Option 3: Other options that could be considered:
  • Possibly purchase a Smart Switch that could support VLAN separation?
  • Buy a higher-grade Primary Router with proper VLAN support, and using all other routers as AP? Any recommended Routers ?
  • Open to other ideas ….
Now looking for:
  • Best options to optimize the available hardware and purchase what may be essential to isolate IoT and improve security.
Note: I have a good “understanding” of technologies, and don’t mind digging to deepen my understanding to perform a proper set-up. However, I am not a programmer so would favor toolsets that minimize manual coding and ongoing configuration updates (other then FW and security patches).
Would definitively appreciate this group's recommendations on how best to proceed.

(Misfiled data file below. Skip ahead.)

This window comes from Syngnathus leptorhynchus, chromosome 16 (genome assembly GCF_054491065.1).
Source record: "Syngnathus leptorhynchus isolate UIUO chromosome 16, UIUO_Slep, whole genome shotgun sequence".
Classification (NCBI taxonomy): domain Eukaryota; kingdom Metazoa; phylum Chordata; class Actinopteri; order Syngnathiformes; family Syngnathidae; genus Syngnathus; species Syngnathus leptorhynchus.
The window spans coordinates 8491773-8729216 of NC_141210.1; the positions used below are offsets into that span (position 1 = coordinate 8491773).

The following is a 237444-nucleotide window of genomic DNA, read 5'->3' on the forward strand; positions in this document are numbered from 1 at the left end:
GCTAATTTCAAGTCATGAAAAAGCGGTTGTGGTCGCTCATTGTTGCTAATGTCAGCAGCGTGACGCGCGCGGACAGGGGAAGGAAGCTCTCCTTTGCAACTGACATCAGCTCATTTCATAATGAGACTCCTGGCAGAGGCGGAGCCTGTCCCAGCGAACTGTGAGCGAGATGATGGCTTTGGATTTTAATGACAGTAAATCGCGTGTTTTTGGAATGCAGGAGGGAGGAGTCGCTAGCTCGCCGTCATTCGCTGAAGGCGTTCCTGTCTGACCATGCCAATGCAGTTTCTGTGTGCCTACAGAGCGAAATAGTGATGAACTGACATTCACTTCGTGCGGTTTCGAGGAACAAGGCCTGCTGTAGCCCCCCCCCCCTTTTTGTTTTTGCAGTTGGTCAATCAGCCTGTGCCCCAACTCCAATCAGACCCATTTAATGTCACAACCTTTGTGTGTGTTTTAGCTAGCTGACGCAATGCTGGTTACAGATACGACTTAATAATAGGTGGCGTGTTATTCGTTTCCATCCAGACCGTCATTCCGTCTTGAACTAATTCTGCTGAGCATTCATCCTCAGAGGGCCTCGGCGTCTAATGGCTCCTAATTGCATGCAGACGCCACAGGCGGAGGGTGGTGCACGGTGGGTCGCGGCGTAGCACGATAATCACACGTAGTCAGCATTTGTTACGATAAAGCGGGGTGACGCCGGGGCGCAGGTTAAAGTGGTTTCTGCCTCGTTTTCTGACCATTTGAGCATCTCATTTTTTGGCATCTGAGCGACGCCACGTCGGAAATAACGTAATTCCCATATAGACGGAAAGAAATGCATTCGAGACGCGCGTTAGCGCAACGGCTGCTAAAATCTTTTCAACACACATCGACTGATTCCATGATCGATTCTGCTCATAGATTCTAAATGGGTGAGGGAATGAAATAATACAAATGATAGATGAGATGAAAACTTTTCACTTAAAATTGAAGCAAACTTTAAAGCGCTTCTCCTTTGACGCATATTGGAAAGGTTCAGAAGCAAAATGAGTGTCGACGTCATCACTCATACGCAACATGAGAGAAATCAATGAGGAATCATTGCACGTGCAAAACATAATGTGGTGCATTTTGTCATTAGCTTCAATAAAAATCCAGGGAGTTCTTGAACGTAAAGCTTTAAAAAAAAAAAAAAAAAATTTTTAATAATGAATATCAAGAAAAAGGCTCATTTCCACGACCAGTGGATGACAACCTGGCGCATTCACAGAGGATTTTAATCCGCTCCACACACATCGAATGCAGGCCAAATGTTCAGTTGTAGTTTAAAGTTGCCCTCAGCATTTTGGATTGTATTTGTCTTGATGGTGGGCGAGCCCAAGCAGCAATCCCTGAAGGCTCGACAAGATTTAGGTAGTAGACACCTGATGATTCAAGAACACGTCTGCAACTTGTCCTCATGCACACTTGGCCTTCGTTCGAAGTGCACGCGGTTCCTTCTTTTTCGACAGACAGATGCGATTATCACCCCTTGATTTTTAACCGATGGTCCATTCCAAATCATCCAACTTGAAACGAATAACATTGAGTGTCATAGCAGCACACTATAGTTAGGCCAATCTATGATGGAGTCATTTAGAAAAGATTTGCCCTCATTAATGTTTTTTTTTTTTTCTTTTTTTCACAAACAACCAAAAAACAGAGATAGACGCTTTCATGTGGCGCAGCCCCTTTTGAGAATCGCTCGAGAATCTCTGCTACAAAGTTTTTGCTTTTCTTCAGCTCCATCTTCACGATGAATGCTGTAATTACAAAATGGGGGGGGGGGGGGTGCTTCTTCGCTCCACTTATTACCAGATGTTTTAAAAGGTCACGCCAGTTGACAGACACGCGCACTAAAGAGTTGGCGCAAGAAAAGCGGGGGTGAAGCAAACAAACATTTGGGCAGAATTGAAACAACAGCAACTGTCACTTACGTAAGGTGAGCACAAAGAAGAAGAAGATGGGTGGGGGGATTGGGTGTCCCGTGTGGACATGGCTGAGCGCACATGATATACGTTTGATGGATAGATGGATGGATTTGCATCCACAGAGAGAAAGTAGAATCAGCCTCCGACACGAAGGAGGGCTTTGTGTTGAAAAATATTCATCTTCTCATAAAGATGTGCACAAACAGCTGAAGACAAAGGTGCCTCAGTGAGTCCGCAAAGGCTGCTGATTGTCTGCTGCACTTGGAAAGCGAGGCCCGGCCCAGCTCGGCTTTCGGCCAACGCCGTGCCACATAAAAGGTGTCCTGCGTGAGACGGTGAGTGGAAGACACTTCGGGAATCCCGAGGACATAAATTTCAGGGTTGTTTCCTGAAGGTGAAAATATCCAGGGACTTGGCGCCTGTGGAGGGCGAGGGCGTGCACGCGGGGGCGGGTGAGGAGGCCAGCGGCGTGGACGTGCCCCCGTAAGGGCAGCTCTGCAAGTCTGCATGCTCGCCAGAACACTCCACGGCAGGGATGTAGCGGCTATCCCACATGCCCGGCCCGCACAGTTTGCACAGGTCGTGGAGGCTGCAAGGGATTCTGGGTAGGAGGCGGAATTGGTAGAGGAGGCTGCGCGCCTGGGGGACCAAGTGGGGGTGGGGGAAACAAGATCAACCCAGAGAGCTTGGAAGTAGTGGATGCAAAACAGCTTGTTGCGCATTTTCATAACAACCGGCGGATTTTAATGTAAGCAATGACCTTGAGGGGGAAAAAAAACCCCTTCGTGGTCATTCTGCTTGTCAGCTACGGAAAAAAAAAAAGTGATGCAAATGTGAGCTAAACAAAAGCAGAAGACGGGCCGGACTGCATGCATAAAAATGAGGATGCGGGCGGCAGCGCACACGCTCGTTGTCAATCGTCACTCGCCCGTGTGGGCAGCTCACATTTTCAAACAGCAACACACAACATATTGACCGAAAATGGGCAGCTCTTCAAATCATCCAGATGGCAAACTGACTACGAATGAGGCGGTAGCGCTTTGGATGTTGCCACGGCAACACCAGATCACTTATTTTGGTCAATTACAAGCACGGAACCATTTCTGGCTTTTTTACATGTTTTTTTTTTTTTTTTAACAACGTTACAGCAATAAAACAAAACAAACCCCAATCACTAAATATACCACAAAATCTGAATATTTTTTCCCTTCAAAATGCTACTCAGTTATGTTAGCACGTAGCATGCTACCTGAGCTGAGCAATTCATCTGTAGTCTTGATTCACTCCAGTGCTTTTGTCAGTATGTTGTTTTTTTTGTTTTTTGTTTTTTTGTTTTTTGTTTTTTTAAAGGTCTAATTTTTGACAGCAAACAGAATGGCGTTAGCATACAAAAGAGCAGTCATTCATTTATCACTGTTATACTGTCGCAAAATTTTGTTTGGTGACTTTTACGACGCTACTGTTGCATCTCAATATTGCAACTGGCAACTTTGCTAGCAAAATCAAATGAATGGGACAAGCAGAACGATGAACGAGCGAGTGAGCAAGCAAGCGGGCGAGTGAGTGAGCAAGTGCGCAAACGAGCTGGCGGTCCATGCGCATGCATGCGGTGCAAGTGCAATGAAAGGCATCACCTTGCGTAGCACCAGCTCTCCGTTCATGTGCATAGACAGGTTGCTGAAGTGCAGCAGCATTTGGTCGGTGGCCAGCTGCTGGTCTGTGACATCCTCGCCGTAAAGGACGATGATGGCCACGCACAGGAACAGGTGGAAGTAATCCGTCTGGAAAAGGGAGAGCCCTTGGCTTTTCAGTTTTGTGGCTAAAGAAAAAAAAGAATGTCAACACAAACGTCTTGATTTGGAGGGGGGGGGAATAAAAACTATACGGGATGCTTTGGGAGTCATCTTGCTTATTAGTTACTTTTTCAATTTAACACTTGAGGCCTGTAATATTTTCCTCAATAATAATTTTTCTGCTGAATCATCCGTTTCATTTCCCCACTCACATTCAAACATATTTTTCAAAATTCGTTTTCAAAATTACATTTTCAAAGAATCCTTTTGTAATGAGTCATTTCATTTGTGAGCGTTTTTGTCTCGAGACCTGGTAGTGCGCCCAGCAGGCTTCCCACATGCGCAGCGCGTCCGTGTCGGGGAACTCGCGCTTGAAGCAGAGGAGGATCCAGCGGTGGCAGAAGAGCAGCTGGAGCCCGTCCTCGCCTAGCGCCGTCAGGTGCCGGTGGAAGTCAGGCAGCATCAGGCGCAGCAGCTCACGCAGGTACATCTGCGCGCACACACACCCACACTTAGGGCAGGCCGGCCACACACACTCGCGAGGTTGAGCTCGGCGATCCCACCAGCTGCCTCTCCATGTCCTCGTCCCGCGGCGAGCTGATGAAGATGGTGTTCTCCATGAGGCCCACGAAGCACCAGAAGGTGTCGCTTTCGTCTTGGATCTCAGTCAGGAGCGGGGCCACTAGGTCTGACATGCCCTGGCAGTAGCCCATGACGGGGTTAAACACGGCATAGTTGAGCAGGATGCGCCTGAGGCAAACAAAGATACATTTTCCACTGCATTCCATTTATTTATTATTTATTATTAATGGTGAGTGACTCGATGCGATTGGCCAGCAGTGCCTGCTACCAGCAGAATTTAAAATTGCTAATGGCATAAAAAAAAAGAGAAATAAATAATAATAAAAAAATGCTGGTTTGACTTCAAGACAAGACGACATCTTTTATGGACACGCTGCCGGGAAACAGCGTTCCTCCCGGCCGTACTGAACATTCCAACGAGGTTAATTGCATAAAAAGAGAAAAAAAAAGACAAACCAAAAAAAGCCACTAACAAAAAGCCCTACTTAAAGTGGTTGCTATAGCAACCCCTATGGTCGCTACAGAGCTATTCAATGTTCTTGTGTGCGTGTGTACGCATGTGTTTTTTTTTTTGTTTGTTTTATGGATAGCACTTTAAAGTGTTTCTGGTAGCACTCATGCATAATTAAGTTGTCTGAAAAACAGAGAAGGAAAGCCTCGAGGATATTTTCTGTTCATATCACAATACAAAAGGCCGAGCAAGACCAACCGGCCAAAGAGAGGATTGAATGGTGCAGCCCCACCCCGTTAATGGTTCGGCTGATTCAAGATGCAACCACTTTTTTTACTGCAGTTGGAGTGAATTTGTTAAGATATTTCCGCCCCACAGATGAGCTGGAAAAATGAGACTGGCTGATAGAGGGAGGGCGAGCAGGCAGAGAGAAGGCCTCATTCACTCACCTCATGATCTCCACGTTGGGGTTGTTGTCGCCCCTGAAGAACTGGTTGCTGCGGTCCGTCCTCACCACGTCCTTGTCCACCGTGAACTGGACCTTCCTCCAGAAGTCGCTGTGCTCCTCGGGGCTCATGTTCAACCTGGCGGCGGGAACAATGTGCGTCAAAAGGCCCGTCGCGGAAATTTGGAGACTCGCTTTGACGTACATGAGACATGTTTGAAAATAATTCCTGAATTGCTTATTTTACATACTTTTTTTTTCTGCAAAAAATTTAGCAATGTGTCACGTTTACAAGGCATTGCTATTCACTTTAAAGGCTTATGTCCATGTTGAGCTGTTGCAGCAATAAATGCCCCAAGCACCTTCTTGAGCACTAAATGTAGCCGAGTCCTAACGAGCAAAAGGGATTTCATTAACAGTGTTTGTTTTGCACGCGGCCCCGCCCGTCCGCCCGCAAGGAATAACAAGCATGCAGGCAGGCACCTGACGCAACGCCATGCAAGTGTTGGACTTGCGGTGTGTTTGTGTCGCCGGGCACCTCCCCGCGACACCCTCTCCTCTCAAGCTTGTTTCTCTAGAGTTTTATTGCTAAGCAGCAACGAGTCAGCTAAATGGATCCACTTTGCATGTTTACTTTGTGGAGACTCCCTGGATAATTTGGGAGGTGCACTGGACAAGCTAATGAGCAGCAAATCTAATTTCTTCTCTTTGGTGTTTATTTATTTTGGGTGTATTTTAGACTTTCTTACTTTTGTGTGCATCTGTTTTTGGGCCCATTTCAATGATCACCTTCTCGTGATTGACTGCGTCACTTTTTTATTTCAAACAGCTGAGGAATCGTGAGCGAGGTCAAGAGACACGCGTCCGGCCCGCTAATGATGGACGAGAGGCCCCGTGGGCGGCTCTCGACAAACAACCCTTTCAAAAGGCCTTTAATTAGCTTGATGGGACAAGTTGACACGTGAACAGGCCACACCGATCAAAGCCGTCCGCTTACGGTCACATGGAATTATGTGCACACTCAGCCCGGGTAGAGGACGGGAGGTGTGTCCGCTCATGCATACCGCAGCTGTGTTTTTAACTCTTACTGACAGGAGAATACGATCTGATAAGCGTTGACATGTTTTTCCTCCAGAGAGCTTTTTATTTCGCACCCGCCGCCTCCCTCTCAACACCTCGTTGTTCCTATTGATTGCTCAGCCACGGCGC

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Thx @Matey2 .
Have been doing a lot of research and reading over the last week and came across some interesting and educational posts from many members of this forum: ex: Trip , coxhaus, L&LD , and many other contributors.

I will be looking to add some PoE Devices down the road, likely Cameras and possibly a wired Access Point via PoE. Consequently, I ended looking at Managed Switches with PoE and came to realize they can also provide VLAN capabilities.

Given the hardware that I already have, would it not make sense to dedicate one (R7000) of the 2 Netgear Routers for all IoT & Smart Devices (all on WiFi), then create VLAN(s) to a Managed Switch, while running the other Netgear Router (R8000P) as the main Private node that would include all PC's, the Printer and the NAS (some WiFi, some wired) ?

Have read way too MANY reviews on Managed Switches, with varying/conflicting information on the right model to get! Information overload now!!!

Any suggestions/opinions on the above setup .... as well as the right switch model that:
  • would support the required VLAN(s)